responsibility of privilege

No one warned me about the guilt. It was all happy, happy, joy and fun. The time, they would emphasize, to do this and that and so much else. To contemplate, to reflect, to breathe, to become rejuvenated. To be free from here, they would earnestly repeat where “here” referred to a panoply of campus-related ills – pettiness, politics, and policies chief among them. But at no point was there ever any mention that being saturated in the time to do this and that and being free from that and this would result in an almost shame-like posture when someone would ask What do you do? What are you working on now? It was easy enough to sidestep the whole truth until someone in the know would proudly announce “She’s on sabbatical!” I have never wished for the earth to swallow me whole more than when such a moment occurred soon after talking with a friend from grad school who I ran into at a local grocery store. She was with her two toddlers, a packed schedule, and wondered aloud why I was in Philadelphia on a Wednesday. The guilt, perhaps, stems from the realization that everyone could benefit from the gift of this time – to have time, to take time, to find a new relationship with time.

And there is certainly time. Blissful time, seemingly boundless and nearly uninterrupted time. And with that time comes, also, the possibility-turned-obligation to notice things that were merely blurs in years past. In the house, in the news, in one’s own life and the lives of others. This is not idle time. No, to be sure this is hyperaware time during which a strange hyper-vigilance about everything and anything is emerging.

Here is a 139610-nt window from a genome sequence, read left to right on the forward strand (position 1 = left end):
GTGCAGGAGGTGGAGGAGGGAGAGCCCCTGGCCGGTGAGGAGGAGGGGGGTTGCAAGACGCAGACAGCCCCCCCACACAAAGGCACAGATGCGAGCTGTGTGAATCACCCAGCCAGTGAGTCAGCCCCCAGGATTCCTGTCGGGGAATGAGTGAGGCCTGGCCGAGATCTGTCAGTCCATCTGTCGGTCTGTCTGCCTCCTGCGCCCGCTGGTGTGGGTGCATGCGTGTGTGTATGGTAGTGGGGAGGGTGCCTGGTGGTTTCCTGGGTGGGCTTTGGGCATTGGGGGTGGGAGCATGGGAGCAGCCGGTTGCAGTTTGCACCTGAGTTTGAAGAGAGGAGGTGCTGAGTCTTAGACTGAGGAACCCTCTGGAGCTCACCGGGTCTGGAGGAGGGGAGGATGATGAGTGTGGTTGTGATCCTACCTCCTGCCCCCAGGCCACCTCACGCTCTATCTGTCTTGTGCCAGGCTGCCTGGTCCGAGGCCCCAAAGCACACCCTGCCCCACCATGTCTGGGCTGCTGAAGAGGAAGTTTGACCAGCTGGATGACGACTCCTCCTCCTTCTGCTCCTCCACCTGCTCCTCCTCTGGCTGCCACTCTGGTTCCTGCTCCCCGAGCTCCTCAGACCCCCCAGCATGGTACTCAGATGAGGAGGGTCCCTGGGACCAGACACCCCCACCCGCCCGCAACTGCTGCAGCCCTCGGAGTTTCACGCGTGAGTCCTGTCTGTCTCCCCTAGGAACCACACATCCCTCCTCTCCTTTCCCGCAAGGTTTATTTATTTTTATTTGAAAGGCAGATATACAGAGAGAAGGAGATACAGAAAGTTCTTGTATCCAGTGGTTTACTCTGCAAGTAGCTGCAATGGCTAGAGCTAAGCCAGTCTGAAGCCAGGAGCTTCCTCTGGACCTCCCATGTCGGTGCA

But this was not always the case. The first few months were, as has been documented here, what I assumed the sabbatical might be. Joyous. Magnificent expanses of possibilities of how to use one’s time. New forms and spaces of seeing. And what I feared – the paralysis that has been shown to follow in some post-tenure cases – has so far been avoided (rapidly knocking my knuckles to my head, on the faux-wood table in front of me), replaced instead with a flow of ideas inspired in no small part by the reading that this sabbatical-time affords.

So what has changed. People, for one. That is – and I know how bad this is going to sound – during the month of December ample time was spent with family, both immediate and extended, and also fictive – those individuals and family units whom I have known for decades – for whom a sabbatical is not only not common parlance but the concept of a break in the quotidian rhythms of life has no basis in reality. Adult obligations still persist in most people’s lives even if work-related ones are greatly diminished. I mused about as much with a friend recently while saying out loud how unimaginable it seems to me now that there are some people who can mentally manage the spate of home repairs and general home maintenance (of all kinds, structural, personal, familial) while also managing to fulfill their professional desires.

At this point, the word “choices” was silently screaming from a dark corner of my brain. For a person who lives relatively regret-free, this was a strange moment. Some with whom I engaged in conversation during these past few weeks seemed to view my very existence as confusing. I could understand this, because when I have to say out loud how I spend my days and the commitments to which I have chosen to give my time, the words are quite outside of the norm for most people. What are you going to do? How are you spending your time? You’re going where? For how long? By yourself? Their questions were asked not in malice or with disdain, but perhaps with the nascent curiosity of an ethnographer who is truly struggling to make sense of  something (or someone) thought to be so familiar that now seems to be something (or someone) strange. Yes, I will think of these as short-lived, ethnographic inquiries that were premised on the notion that there are norms and that in part they were being flagrantly flouted by this strangely situated, micro-social phenomenon called a sabbatical.